In December of 2017, the Thomas fire blackened Ventura and Santa Barbara Counties. The fire’s large, hot embers left Rich Atmore with a burning memory. As Atmore reflects on the fire, he also recalls the livestock that grazed much of the southern California range.
Thanks to livestock, Atmore’s office and home were saved from the devastating blaze.
“For about 10 hours we stayed and fought that fire. Thank god for the grazing that we did around the house and around the office,” said Atmore.
That is because grazing removes the primary fuel for many wildfires – overgrowth of forage. If left ungrazed, grasslands grow much thicker and taller than usual.
“We didn’t have the resources to fight the fire at the office and the house, but the grazing we did around the office saved the office just naturally.”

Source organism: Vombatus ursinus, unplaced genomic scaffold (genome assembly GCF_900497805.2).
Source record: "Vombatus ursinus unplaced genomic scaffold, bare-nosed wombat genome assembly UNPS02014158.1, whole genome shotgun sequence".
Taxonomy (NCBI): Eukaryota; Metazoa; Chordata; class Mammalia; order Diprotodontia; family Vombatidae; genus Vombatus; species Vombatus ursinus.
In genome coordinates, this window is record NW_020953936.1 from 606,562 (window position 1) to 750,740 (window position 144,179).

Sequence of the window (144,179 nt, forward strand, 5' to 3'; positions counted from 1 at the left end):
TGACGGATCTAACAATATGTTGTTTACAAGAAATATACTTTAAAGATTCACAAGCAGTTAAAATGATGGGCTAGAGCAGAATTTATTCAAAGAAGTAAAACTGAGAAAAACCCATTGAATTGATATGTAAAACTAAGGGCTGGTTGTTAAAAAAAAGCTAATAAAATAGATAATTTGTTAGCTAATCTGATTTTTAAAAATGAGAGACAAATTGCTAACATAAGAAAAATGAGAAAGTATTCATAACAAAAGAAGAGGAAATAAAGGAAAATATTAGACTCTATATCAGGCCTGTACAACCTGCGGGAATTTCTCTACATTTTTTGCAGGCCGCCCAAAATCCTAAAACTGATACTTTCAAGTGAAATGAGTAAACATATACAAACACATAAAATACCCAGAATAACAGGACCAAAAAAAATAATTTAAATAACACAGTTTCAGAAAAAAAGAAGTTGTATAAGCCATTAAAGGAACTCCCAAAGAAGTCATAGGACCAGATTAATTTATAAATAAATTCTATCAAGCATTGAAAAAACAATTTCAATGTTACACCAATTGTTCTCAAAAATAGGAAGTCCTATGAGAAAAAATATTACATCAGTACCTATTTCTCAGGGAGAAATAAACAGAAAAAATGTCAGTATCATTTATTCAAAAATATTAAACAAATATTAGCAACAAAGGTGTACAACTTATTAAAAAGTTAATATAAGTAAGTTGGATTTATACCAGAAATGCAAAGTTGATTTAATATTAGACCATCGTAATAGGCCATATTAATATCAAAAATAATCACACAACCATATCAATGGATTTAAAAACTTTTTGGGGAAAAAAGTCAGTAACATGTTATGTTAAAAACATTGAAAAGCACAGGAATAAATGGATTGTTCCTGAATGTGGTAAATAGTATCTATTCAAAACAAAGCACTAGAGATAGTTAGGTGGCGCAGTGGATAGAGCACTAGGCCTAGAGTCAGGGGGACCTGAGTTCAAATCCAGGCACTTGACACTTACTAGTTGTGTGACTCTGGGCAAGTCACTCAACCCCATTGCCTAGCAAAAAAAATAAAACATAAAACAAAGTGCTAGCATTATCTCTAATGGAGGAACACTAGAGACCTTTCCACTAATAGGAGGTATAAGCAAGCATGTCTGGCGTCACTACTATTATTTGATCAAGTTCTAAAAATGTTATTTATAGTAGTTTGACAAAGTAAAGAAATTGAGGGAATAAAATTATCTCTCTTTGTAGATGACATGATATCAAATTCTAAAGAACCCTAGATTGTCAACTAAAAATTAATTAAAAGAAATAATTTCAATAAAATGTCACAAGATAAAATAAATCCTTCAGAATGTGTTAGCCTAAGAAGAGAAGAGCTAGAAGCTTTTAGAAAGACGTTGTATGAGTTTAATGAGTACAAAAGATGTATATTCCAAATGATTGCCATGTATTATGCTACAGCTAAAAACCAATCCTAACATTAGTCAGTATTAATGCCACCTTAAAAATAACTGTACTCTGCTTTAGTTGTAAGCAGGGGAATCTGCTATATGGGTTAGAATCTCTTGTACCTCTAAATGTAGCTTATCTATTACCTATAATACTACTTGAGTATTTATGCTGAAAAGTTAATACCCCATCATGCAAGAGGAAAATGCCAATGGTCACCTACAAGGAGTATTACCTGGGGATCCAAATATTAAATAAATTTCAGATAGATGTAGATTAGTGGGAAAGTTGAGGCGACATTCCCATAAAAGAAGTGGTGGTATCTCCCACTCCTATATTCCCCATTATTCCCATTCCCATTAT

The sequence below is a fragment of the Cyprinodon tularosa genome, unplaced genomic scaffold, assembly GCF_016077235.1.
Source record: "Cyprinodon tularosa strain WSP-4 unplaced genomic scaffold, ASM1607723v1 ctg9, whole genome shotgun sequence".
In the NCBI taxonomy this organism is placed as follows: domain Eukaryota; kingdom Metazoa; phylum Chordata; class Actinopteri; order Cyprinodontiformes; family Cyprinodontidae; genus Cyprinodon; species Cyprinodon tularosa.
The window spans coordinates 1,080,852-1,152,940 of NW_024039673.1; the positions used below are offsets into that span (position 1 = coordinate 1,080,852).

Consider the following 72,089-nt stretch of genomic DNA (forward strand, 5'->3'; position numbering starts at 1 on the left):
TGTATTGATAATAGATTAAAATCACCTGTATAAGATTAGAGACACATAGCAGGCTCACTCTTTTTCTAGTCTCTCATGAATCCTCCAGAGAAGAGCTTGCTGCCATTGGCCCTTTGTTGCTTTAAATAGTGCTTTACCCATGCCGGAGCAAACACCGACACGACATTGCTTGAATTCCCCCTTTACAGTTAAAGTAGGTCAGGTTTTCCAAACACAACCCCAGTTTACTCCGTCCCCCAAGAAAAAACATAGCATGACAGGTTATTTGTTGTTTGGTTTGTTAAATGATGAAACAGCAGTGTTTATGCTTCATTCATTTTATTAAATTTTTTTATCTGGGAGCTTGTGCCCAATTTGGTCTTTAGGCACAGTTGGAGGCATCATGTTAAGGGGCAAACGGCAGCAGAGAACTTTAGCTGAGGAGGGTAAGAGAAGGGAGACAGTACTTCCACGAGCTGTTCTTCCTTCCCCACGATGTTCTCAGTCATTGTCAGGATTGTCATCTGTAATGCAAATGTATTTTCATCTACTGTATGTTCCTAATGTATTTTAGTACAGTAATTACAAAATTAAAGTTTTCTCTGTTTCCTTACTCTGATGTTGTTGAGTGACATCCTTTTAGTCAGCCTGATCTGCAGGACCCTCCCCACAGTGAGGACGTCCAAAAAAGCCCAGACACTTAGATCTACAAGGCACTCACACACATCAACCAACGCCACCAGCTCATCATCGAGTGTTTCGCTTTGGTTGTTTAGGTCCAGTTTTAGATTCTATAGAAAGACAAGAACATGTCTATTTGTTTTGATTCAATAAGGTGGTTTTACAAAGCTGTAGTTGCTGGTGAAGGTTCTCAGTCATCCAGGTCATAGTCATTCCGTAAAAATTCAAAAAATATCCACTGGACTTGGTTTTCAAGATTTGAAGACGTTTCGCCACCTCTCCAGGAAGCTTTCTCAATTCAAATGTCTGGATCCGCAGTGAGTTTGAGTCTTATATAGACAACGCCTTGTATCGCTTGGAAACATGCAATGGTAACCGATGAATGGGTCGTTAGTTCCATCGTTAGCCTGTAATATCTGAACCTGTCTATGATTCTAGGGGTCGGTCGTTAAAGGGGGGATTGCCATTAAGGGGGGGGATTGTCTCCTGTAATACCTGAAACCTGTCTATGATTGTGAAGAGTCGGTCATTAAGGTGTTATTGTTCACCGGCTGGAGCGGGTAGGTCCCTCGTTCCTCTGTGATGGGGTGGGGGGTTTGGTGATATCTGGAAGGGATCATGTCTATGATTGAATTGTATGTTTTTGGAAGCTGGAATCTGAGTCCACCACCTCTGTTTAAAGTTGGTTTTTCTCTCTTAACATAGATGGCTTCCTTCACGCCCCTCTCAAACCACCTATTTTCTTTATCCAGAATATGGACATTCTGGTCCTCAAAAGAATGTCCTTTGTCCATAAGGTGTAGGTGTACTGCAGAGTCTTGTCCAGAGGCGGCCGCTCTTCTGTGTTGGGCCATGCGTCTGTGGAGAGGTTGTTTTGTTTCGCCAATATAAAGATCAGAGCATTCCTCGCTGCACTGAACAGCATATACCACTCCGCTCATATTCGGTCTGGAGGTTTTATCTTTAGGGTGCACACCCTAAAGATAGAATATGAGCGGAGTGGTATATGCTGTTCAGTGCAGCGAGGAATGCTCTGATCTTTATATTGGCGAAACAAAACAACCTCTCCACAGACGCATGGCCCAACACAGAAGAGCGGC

Atmore compared his grazed land to that of his neighbors. By comparison, areas that historically had not been grazed completely burned to the ground.
“Without us, this vegetation would have been four times as thick and the damage would have been four times as bad.”
Managing fuel loads to prevent devastation from fires like the Thomas Fire is more challenging than most realize. That’s because any change to a federal grazing permit requires environmental assessments that take up to 10 years to complete. Further, current federal regulations make it near impossible for ranchers with federal lands grazing permits to access overgrown fields and keep cheat grass, a highly flammable forage, at bay after a fire.
Individuals like Atmore want decision-makers and the public to understand the importance of livestock grazing before and after fires.
I can’t preach anything more to my urban neighbors: grazing is what helps protect you.
Learn more about the value of grazing here.